QUEST III : برآورد مدل اقتصاد باز DSGE از منطقه یورو با سیاست های پولی و مالی
|کد مقاله||سال انتشار||مقاله انگلیسی||ترجمه فارسی||تعداد کلمات|
|26518||2009||12 صفحه PDF||سفارش دهید||8754 کلمه|
Publisher : Elsevier - Science Direct (الزویر - ساینس دایرکت)
Journal : Economic Modelling, Volume 26, Issue 1, January 2009, Pages 222–233
This paper develops a DSGE model for an open economy and estimates it on euro area data using Bayesian estimation techniques. The model features nominal and real frictions, as well as financial frictions in the form of liquidity-constrained households. The model incorporates active monetary and fiscal policy rules (for government consumption, investment, transfers and wage taxes) and can be used to analyse the effectiveness of stabilisation policies. To capture the unit root character of macroeconomic time series we allow for a stochastic trend in TFP, but instead of filtering data prior to estimation, we estimate the model in growth rates and stationary nominal ratios.
In this paper we develop a Dynamic Stochastic General Equilibrium (DSGE) model for an open economy. We estimate this model on quarterly data for the euro area using Bayesian estimation techniques. Following Christiano, Eichenbaum and Evans (2005) considerable progress has been made in recent years in the estimation of New-Keynesian DSGE models which feature nominal and real frictions. In these models, behavioural equations are explicitly derived from intertemporal optimisation of private sector agents under technological, budget and institutional constraints such as imperfections in factor, goods and financial markets. In this framework, macroeconomic fluctuations can be seen as the optimal response of the private sector to demand and supply shocks in various markets, given the constraints mentioned above. DSGE models are therefore well suited to analyse the extent to which fiscal and monetary policies can alleviate existing distortions by appropriately responding to macroeconomic shocks. Following Smets and Wouters (2003) DSGE models have been used extensively to study the effects of monetary policy and the stabilising role of monetary rules. In particular it has been demonstrated that an active role for monetary policy arises from the presence of nominal rigidities in goods and factor markets. So far, not much work has been devoted towards exploring the role of fiscal policy in the New-Keynesian model. Our paper therefore extends this literature by incorporating and estimating reaction functions for government consumption, investment and transfers into a DSGE model. There is substantial empirical evidence that prices and wages adjust sluggishly to supply and demand shocks as documented in numerous studies of wage and price behaviour, starting from early Phillips curve estimates (see, for example, Phelps, 1967) and extending to recent estimates using both backward as well as forward looking price and wage rules (see e.g. Gali et al., 2001). The recent work by Gali et al. (2007), Coenen and Straub (2005) and Forni et al. (2006) has also highlighted the presence of liquidity constraints as an additional market imperfection. The introduction of non-Ricardian behaviour in the model could give rise to a role for fiscal stabilisation, since liquidity-constrained households do not respond to interest rate signals. Obviously, a prerequisite for such an analysis is a proper empirical representation of the data generating process. The seminal work of Smets and Wouters (2003) has shown that DSGE models can in fact provide a satisfactory representation of the main macroeconomic aggregates in the Euro area. Also, various papers by Adolfson et al. (2007) have documented a satisfactory forecasting performance when compared to standard VAR benchmarks. This paper extends the basic DSGE model in four directions. First, it respects the unit root character of macroeconomic time series by allowing for stochastic trends in TFP. Unlike many other estimated DGSE models, we do not detrend our data with linear time trends or the Hodrick–Prescott filter, but we estimate the model in growth rates and nominal ratios. Secondly, it treats the euro area as an open economy, which introduces additional shocks to the economy through trade and the exchange rate. Thirdly, it adds financial market imperfections in the form of liquidity-constrained households to imperfections in the form of nominal rigidities in goods and labour markets. Fourthly, it introduces a government sector with stabilising demand policies. We empirically identify government spending rules by specifying current government consumption, investment and transfers as functions of their own lags as well as current and lagged output and unemployment gaps and we allow a fraction of transfers to respond to deviations of government debt from its target. From the operation of the euro area unemployment insurance system we know that unemployment benefits provide quasi-automatic income stabilisation. Indeed we find a significant response of transfers to cyclical variations in employment. A priori government consumption is not explicitly countercyclical, though it can already provide stabilisation by keeping expenditure fixed in nominal terms over the business cycle. The empirical evidence suggests that fiscal policy is used in a countercyclical fashion in the euro area. Our paper is structured as follows. In the following section we describe the model and characterise the shocks hitting the euro area economy. Section 3 presents the empirical fit of our DSGE model and we present priors and posterior estimates as well as the variance decomposition of the model. In Section 4 we analyse the impulse response functions of the main macroeconomic variables to structural shocks.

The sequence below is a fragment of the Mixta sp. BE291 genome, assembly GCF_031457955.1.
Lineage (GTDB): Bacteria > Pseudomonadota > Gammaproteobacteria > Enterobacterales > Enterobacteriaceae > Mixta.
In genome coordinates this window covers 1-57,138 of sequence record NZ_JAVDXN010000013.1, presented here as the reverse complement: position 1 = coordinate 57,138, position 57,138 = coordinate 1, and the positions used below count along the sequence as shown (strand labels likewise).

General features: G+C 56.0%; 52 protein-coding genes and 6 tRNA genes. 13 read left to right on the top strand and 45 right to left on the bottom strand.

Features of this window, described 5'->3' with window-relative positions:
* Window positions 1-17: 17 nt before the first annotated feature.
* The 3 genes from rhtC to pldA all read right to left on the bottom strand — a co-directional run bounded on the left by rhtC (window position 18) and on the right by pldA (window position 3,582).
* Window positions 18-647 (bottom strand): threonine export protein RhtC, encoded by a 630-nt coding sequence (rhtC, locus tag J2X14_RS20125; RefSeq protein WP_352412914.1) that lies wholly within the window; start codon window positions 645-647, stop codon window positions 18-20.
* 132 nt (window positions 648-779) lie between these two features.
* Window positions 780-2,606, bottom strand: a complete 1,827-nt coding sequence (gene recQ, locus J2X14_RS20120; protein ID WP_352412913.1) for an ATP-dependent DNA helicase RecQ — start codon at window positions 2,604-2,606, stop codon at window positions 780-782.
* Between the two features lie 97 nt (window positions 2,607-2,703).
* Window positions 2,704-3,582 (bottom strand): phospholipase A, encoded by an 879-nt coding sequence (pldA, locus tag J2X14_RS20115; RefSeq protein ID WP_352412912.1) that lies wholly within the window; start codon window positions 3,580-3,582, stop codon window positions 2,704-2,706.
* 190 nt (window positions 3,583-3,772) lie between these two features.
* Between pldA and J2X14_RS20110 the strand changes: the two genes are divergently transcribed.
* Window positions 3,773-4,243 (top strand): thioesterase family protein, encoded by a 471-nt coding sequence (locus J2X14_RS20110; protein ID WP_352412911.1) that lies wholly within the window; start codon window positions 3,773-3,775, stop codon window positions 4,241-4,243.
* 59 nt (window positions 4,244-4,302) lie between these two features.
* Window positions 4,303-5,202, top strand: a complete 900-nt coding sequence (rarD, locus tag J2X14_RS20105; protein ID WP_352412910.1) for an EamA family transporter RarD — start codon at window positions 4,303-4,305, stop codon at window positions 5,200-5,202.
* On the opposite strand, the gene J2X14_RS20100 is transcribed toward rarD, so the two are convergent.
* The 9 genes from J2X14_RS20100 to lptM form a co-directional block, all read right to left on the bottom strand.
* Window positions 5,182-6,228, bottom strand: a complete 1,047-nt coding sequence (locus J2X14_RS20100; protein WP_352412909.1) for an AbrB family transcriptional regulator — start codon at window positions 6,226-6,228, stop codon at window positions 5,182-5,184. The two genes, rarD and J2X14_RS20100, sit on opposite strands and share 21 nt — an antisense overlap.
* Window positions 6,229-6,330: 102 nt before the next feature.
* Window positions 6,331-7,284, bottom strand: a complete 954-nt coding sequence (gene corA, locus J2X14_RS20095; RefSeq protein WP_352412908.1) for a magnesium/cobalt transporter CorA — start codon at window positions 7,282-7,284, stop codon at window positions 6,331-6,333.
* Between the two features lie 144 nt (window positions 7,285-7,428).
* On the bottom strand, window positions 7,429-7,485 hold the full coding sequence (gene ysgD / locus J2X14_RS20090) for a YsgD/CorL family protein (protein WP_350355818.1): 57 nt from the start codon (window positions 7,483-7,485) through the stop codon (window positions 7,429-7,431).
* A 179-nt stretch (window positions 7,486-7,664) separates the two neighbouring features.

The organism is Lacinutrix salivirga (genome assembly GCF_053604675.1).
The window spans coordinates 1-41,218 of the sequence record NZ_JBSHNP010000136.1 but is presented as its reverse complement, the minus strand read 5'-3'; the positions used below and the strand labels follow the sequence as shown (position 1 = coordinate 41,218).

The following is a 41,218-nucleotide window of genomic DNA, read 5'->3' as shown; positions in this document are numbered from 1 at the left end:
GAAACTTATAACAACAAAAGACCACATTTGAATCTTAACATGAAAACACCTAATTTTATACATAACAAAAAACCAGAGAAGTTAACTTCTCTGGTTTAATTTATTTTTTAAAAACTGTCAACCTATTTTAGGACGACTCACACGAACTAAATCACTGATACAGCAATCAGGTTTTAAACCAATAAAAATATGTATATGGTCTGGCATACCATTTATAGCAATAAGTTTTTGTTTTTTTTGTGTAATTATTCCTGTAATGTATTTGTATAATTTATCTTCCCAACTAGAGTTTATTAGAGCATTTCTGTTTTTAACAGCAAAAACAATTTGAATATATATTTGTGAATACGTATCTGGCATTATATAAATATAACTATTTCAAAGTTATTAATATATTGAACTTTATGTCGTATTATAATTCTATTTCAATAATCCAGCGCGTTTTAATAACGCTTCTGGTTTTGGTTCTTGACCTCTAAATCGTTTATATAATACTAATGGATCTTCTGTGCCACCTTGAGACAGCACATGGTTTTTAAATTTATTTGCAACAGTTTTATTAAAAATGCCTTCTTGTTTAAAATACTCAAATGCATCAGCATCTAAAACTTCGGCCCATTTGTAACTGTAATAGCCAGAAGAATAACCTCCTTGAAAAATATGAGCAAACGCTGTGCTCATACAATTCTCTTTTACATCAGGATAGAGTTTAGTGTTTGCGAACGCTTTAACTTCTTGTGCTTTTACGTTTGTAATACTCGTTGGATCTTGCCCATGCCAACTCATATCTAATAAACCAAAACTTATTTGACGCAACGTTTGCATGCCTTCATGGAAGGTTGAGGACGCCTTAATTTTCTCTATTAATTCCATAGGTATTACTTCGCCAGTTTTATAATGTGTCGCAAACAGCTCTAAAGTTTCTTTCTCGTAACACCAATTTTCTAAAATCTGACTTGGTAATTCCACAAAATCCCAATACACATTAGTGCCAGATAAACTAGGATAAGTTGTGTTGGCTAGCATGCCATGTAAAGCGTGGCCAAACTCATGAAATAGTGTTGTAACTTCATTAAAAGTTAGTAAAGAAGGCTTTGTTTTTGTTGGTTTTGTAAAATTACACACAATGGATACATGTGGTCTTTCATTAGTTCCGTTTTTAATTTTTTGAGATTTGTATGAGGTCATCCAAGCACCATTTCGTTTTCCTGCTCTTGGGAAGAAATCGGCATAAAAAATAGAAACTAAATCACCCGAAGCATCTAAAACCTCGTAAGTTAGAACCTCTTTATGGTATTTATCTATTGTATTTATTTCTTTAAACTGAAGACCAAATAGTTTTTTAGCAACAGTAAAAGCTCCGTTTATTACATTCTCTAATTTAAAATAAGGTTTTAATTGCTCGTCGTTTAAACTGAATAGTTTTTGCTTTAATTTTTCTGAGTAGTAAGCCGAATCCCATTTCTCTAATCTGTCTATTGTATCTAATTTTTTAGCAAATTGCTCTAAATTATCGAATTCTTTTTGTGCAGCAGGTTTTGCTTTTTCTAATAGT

نتیجه گیری انگلیسی
In this paper we have described the estimation of an open open-economy DSGE model for the euro area. So far most estimated DSGE models have mainly been concerned with monetary policy analysis. We have extended the model by incorporating fiscal reaction functions that allow the model to be used for fiscal policy analysis. Fiscal policy is effective in the model as we allow for financial market rigidities that force some households to consume their current wage and transfer income. Our paper differs also from other estimated DSGE models in that it treats the euro area as an open economy and is not estimated using detrended data, which allows us to analyse the effects of non-stationary productivity shocks. The model can also match the declining wage share through the share of overhead labour in total employment and rising mark ups (see Appendix 6). In future research we intend to extend this analysis in various directions. It would be interesting to explore how the stabilising properties of the estimated rules compare to simple optimal rules. We have also disregarded automatic stabilisation from other revenue components. This requires a more careful analysis of various tax rules. In future research, more attention will also have to be devoted to fiscal stabilisation at the level of euro area member states.